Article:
Kennel said, “Before we start thinking about moving to ISO 20022 for the trade business, we need to be really conscious. There needs to be a strong business case and a strong consensus to do it.”

Although the ISO standards may provide short-term benefits when they are implemented, the panellists feel it will be more beneficial to the trade space in the long term to wait until they are more widely accepted.

Mathew said, “I think we should wait and take the time to let these API standards sink in and be adopted by the industry. Let’s not underestimate the amount of technology change that will be needed. The good thing is when we designed our guarantee APIs, we had future ISO trade specifications as well as causing least disruption to existing clients and bank systems in mind. Nevertheless, it will still take time and effort to fully transition to these APIs and we need to make sure we are committed to the transition.”

Delaying implementation will allow the standards to mature and begin to demonstrate their value meaning that the industry will be able to implement tested standards that should be more refined, debugged, and future-proofed.

The transition to ISO standards for trade messages is seen as a significant step, yet while there are varied opinions on the timing and necessity of adopting ISO standards, the panellists agree that it might be best for the trade industry to delay.

Yet, the diversity in perspectives underscores the multifaceted nature of the industry and the necessity for a nuanced approach to advancing API standards for addressing the varied needs and priorities within global trade.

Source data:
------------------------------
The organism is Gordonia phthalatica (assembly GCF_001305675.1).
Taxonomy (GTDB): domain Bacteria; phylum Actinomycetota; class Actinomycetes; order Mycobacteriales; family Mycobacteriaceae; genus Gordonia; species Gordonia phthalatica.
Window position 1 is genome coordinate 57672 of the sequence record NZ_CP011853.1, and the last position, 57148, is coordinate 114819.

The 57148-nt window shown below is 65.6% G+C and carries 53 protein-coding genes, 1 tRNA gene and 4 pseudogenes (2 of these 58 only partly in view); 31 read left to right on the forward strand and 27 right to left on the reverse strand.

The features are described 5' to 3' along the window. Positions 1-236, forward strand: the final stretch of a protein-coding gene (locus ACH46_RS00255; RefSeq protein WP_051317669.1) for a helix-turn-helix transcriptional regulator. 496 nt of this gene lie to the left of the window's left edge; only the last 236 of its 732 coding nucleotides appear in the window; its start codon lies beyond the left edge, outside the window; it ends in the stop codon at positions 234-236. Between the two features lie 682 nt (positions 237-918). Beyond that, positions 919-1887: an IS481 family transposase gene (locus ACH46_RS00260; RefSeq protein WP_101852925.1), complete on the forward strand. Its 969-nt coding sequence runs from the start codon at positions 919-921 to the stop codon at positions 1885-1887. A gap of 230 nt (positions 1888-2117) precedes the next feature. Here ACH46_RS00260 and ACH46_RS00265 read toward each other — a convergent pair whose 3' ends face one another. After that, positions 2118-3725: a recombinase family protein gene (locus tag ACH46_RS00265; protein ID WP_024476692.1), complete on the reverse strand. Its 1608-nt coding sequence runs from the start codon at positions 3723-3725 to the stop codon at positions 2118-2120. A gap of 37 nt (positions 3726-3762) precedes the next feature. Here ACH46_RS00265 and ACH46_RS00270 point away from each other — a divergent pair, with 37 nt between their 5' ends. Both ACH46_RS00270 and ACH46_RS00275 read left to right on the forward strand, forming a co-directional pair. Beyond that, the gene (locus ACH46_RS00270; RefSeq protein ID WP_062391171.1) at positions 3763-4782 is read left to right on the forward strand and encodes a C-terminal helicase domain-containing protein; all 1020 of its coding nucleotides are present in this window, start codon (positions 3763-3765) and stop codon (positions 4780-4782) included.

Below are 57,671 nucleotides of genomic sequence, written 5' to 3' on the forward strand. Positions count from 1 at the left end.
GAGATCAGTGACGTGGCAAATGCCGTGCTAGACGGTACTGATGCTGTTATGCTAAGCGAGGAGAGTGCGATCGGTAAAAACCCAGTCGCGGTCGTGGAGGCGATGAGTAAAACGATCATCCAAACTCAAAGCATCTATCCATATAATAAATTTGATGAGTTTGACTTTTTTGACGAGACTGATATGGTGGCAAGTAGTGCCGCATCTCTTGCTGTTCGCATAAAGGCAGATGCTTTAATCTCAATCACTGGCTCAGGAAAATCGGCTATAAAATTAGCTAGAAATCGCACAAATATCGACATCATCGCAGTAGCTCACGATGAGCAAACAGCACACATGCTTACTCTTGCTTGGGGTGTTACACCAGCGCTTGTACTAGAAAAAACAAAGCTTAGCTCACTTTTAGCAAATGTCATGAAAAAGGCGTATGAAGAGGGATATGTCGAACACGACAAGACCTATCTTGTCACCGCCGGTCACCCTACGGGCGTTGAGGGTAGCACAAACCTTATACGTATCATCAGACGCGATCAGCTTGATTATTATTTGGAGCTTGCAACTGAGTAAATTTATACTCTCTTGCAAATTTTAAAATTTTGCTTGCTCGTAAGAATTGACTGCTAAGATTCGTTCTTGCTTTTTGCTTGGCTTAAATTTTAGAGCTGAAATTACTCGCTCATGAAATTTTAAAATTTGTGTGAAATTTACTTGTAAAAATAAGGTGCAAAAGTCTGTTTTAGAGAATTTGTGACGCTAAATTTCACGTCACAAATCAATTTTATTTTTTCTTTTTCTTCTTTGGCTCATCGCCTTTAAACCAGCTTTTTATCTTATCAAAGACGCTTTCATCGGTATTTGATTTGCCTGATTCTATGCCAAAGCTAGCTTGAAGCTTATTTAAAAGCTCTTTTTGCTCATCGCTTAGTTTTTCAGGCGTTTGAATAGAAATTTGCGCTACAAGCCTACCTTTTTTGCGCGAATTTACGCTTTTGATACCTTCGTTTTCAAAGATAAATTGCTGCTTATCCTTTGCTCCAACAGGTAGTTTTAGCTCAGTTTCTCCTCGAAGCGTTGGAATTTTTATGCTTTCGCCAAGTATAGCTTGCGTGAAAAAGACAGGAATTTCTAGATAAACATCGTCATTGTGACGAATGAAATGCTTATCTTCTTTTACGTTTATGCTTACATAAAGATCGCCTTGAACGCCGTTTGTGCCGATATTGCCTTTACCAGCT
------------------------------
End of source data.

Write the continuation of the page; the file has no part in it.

One critical group with its own unique set of needs is global corporations.

Interfacing with corporates to pave the API roadmap

Involving corporates is widely considered to be an instrumental aspect of the API adoption process within the trade industry. Their representation in the working groups is essential, as it brings diverse perspectives and needs to the forefront, contributing to developing more inclusive and influential standards. 

Audren said, “We see very large corporates coming to us to say it’s not about the price anymore, but it’s about the SLA requested to banks, which should be less than 48 hours. It’s about the digital connection that is required with every bank. They now select their bank based on these types of attributes or capacities. It’s definitely a significant trend when it comes to adoption.”

By understanding the tangible benefits and value of integrating the API standards, corporates are more likely to embrace and implement APIs, thereby driving forward the standardisation and digitisation of global trade.

Looking to the future of API standardisation and adoption, Mathew said, “It’s going to take some time to get everyone to adopt APIs, but I think if we can get a few key players to incorporate this within the next six months, it will really help the entire industry move forward.”

The panel at Sibos 2023 offered a nuanced discussion on the future of API standardisation in the trade industry. 

From the importance of corporate participation to the challenges and opportunities presented by ISO 20022 standards, the conversation underscored the complexity of the path ahead. 

As we look towards the future, it is clear that addressing these multifaceted issues will require a collaborative effort that encompasses technological advancements, educational initiatives, and regulatory frameworks. 

Only by working together can the industry pave the way for a more sustainable and prosperous future.